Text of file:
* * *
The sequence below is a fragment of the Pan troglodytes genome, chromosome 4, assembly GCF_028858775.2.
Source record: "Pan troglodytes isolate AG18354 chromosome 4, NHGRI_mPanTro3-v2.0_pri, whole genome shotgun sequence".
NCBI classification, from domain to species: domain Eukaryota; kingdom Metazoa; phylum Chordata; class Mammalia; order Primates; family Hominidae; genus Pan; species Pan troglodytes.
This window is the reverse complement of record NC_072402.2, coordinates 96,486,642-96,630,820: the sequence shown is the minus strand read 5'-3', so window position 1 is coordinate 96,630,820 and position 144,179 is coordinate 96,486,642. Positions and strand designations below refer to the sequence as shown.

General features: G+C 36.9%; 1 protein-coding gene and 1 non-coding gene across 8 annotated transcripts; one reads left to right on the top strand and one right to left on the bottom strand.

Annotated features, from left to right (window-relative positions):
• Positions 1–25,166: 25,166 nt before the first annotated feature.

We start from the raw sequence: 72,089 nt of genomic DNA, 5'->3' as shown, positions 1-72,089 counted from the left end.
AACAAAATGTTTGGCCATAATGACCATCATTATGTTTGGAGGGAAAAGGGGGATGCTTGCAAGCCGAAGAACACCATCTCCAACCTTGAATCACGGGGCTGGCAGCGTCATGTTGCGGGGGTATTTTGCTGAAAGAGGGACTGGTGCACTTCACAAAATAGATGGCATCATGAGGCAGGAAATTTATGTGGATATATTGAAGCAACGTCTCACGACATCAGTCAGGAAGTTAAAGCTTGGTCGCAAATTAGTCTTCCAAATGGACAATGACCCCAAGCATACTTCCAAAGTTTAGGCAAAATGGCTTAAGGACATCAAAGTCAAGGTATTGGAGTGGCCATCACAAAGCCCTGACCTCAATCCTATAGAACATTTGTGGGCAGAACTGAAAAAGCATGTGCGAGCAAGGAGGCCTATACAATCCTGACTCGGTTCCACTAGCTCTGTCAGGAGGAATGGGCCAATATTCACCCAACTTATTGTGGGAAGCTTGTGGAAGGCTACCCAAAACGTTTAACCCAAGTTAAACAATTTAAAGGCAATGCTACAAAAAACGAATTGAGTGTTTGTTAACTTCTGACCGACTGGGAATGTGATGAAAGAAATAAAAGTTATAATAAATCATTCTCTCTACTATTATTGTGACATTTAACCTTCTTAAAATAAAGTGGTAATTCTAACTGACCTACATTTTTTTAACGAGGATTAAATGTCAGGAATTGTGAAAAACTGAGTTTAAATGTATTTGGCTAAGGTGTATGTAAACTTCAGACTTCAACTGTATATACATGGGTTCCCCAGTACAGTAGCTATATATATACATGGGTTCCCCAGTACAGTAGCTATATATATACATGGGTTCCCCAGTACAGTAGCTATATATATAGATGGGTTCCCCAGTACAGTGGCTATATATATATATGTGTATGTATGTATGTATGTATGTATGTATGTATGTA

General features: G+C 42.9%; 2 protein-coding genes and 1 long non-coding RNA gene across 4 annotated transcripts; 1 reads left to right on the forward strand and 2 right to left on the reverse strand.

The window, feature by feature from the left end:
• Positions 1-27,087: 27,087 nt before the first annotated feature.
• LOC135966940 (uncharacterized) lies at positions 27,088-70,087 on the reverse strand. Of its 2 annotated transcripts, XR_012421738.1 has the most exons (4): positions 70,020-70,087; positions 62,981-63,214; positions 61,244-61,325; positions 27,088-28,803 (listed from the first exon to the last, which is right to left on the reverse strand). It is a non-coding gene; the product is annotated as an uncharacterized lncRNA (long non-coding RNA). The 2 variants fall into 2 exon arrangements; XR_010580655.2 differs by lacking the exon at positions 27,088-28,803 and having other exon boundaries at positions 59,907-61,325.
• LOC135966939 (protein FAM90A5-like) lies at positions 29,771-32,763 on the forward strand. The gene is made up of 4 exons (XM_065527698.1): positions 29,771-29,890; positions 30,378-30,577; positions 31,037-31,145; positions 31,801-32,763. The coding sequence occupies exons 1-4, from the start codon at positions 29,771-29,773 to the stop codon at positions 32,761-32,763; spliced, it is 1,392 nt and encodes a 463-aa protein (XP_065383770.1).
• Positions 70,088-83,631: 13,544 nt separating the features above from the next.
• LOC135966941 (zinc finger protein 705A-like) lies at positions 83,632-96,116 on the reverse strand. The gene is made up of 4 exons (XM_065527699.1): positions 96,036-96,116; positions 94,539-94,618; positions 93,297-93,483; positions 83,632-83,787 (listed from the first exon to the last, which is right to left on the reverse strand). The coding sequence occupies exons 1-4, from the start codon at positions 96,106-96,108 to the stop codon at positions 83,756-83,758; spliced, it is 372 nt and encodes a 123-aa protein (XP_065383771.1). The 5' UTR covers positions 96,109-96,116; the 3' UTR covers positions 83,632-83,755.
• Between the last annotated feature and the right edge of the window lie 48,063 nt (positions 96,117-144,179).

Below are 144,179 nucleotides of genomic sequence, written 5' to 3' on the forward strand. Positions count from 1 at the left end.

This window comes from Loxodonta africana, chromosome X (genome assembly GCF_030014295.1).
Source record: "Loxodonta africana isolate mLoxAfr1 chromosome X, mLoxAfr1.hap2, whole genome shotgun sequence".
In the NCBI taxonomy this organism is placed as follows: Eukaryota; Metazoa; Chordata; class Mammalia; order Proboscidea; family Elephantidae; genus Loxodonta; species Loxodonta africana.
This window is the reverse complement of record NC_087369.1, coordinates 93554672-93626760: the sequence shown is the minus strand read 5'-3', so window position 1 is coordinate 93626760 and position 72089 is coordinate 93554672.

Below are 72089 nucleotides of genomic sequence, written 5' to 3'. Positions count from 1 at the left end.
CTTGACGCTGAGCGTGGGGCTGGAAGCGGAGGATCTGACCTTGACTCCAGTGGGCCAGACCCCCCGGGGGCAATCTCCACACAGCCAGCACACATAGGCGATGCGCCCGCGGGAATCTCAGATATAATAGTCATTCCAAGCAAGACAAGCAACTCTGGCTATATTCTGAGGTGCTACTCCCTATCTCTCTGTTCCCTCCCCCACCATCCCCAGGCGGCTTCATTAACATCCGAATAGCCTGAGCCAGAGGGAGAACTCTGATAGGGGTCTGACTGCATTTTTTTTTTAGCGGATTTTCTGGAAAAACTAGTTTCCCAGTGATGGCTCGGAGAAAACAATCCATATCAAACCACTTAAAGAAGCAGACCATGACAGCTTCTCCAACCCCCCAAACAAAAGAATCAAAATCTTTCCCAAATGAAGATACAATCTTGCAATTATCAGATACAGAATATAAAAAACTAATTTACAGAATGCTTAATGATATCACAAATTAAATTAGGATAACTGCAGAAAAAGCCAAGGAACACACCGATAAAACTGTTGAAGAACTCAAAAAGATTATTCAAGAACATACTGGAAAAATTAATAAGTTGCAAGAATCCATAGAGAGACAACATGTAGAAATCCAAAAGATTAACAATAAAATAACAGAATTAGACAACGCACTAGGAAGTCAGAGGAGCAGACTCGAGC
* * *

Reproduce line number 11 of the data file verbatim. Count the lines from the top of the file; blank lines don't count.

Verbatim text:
The window, feature by feature from the left end: